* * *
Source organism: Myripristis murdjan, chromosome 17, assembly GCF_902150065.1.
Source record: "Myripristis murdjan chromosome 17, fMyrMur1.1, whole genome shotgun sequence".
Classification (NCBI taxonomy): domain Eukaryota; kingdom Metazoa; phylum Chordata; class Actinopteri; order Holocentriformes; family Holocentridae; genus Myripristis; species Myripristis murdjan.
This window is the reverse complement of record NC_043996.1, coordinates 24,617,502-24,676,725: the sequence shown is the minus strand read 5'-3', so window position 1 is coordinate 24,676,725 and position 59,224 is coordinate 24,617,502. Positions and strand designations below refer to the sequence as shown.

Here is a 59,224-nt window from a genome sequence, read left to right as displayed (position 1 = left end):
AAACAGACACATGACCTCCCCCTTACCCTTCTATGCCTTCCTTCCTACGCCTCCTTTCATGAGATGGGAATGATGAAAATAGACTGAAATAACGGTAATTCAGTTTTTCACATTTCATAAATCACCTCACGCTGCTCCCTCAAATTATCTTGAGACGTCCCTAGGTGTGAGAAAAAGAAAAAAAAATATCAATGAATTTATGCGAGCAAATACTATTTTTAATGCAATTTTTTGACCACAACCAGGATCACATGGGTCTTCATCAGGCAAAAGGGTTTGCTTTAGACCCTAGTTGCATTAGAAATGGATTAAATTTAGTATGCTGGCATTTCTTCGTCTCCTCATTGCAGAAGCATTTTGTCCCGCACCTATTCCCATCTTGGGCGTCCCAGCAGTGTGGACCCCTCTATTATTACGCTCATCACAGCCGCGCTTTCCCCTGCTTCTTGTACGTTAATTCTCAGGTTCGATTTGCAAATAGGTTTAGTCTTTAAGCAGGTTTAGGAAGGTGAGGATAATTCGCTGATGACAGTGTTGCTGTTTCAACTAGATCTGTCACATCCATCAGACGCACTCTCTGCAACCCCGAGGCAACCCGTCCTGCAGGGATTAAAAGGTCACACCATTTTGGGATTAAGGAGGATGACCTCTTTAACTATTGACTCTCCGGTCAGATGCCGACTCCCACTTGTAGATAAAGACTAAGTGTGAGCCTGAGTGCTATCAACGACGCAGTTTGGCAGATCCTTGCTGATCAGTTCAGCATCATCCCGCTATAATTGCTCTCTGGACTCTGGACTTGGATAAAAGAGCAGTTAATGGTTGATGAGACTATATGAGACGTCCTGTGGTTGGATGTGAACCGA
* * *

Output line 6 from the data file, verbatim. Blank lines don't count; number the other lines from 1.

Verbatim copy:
AAACAGACACATGACCTCCCCCTTACCCTTCTATGCCTTCCTTCCTACGCCTCCTTTCATGAGATGGGAATGATGAAAATAGACTGAAATAACGGTAATTCAGTTTTTCACATTTCATAAATCACCTCACGCTGCTCCCTCAAATTATCTTGAGACGTCCCTAGGTGTGAGAAAAAGAAAAAAAAATATCAATGAATTTATGCGAGCAAATACTATTTTTAATGCAATTTTTTGACCACAACCAGGATCACATGGGTCTTCATCAGGCAAAAGGGTTTGCTTTAGACCCTAGTTGCATTAGAAATGGATTAAATTTAGTATGCTGGCATTTCTTCGTCTCCTCATTGCAGAAGCATTTTGTCCCGCACCTATTCCCATCTTGGGCGTCCCAGCAGTGTGGACCCCTCTATTATTACGCTCATCACAGCCGCGCTTTCCCCTGCTTCTTGTACGTTAATTCTCAGGTTCGATTTGCAAATAGGTTTAGTCTTTAAGCAGGTTTAGGAAGGTGAGGATAATTCGCTGATGACAGTGTTGCTGTTTCAACTAGATCTGTCACATCCATCAGACGCACTCTCTGCAACCCCGAGGCAACCCGTCCTGCAGGGATTAAAAGGTCACACCATTTTGGGATTAAGGAGGATGACCTCTTTAACTATTGACTCTCCGGTCAGATGCCGACTCCCACTTGTAGATAAAGACTAAGTGTGAGCCTGAGTGCTATCAACGACGCAGTTTGGCAGATCCTTGCTGATCAGTTCAGCATCATCCCGCTATAATTGCTCTCTGGACTCTGGACTTGGATAAAAGAGCAGTTAATGGTTGATGAGACTATATGAGACGTCCTGTGGTTGGATGTGAACCGA